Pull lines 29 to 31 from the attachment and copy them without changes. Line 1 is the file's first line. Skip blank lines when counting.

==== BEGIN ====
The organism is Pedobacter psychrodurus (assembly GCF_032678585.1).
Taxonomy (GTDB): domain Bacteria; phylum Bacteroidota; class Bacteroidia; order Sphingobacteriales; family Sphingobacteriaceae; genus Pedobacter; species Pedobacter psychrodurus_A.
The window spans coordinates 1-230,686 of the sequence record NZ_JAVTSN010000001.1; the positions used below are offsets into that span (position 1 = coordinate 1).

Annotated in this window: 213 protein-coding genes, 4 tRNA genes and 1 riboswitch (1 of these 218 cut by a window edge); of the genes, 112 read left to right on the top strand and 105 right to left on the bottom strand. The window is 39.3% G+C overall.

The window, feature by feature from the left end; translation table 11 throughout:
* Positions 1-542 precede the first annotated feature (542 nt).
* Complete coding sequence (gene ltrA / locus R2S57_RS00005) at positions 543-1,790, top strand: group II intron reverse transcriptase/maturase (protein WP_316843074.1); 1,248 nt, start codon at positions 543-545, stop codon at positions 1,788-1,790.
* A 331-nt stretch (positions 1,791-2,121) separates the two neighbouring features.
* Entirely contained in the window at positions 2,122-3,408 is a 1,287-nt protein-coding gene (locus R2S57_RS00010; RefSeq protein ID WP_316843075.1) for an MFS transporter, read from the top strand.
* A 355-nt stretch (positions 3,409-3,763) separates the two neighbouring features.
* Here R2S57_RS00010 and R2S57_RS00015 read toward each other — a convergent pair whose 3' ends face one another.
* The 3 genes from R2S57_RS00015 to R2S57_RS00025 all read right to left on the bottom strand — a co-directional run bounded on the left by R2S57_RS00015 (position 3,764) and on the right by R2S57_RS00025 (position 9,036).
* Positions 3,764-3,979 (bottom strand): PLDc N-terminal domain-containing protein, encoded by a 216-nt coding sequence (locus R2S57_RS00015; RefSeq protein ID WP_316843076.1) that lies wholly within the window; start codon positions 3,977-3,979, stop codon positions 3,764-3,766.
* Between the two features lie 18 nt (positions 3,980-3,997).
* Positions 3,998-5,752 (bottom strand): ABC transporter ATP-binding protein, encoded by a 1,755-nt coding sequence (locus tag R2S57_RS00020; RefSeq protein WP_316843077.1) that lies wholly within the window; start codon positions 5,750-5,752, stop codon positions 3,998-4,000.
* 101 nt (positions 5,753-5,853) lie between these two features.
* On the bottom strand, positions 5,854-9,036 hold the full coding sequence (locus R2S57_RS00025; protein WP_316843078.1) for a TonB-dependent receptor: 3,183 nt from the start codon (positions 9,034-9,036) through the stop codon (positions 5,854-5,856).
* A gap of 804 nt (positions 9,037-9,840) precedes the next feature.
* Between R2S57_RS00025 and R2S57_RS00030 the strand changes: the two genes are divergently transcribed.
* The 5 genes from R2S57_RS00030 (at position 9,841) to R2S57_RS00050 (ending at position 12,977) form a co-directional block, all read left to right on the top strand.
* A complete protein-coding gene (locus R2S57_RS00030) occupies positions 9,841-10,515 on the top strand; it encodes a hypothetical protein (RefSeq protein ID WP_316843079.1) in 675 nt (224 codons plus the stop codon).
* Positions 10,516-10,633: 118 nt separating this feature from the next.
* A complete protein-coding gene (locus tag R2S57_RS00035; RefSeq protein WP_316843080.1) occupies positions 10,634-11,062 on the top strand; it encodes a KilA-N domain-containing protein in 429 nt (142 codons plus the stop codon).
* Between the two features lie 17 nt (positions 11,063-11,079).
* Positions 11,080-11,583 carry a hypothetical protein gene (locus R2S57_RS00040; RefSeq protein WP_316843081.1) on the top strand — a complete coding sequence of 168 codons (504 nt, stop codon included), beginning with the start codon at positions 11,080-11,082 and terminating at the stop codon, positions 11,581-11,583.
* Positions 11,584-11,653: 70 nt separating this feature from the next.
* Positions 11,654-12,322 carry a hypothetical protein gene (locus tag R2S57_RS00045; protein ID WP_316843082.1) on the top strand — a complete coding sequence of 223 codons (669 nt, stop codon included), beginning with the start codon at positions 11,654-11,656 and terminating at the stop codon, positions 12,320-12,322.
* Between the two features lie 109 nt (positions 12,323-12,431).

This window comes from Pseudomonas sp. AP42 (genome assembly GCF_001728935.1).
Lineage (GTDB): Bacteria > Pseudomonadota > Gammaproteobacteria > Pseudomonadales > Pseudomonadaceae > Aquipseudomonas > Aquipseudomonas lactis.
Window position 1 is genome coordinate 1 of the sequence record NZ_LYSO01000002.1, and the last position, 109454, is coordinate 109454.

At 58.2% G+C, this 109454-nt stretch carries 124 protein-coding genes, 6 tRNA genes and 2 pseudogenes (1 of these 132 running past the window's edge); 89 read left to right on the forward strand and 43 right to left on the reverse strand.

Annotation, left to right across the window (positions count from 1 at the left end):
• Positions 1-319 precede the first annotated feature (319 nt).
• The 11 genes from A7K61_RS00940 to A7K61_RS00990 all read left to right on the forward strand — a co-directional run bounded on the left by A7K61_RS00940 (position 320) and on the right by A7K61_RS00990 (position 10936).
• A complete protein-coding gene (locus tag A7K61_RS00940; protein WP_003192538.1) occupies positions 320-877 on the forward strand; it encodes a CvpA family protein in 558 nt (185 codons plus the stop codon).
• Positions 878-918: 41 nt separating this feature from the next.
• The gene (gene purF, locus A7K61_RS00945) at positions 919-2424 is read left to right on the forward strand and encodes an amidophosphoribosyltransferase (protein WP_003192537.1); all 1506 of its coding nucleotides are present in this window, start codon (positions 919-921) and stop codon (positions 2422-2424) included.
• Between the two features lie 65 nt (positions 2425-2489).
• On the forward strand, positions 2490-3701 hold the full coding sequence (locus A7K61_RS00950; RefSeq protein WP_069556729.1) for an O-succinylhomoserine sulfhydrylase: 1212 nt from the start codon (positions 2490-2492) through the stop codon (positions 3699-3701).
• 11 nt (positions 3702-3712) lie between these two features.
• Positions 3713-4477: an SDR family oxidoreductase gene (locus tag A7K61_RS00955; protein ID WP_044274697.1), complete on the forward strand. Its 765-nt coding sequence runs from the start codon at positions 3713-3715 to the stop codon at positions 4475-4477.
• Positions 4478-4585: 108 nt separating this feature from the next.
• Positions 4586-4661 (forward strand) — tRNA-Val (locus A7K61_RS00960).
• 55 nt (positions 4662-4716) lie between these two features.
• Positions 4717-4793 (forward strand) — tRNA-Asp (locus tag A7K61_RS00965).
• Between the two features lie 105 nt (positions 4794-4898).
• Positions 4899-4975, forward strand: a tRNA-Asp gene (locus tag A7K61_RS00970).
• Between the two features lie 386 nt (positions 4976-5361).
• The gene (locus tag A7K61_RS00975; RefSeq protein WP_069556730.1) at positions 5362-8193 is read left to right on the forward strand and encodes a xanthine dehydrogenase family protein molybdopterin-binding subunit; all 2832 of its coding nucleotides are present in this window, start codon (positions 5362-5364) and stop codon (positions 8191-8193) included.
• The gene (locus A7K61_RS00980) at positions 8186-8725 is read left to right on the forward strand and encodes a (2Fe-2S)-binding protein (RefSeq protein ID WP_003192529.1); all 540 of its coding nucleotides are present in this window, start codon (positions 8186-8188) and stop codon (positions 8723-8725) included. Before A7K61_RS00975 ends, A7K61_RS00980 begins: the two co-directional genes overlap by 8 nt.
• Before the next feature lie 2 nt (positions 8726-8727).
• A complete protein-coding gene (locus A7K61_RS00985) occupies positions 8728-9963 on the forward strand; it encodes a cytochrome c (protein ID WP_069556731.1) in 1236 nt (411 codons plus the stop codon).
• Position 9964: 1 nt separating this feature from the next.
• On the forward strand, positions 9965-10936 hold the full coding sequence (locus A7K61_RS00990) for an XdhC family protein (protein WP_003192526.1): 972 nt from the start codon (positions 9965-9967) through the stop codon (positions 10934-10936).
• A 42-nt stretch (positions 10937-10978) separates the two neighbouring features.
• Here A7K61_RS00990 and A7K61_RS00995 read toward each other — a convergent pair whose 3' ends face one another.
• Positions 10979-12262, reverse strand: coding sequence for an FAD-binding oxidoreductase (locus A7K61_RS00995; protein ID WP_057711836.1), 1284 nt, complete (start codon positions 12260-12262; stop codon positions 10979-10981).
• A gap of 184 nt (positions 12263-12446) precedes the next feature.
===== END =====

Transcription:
This window comes from Pseudomonas sp. AP42 (genome assembly GCF_001728935.1).
Lineage (GTDB): Bacteria > Pseudomonadota > Gammaproteobacteria > Pseudomonadales > Pseudomonadaceae > Aquipseudomonas > Aquipseudomonas lactis.
Window position 1 is genome coordinate 1 of the sequence record NZ_LYSO01000002.1, and the last position, 109454, is coordinate 109454.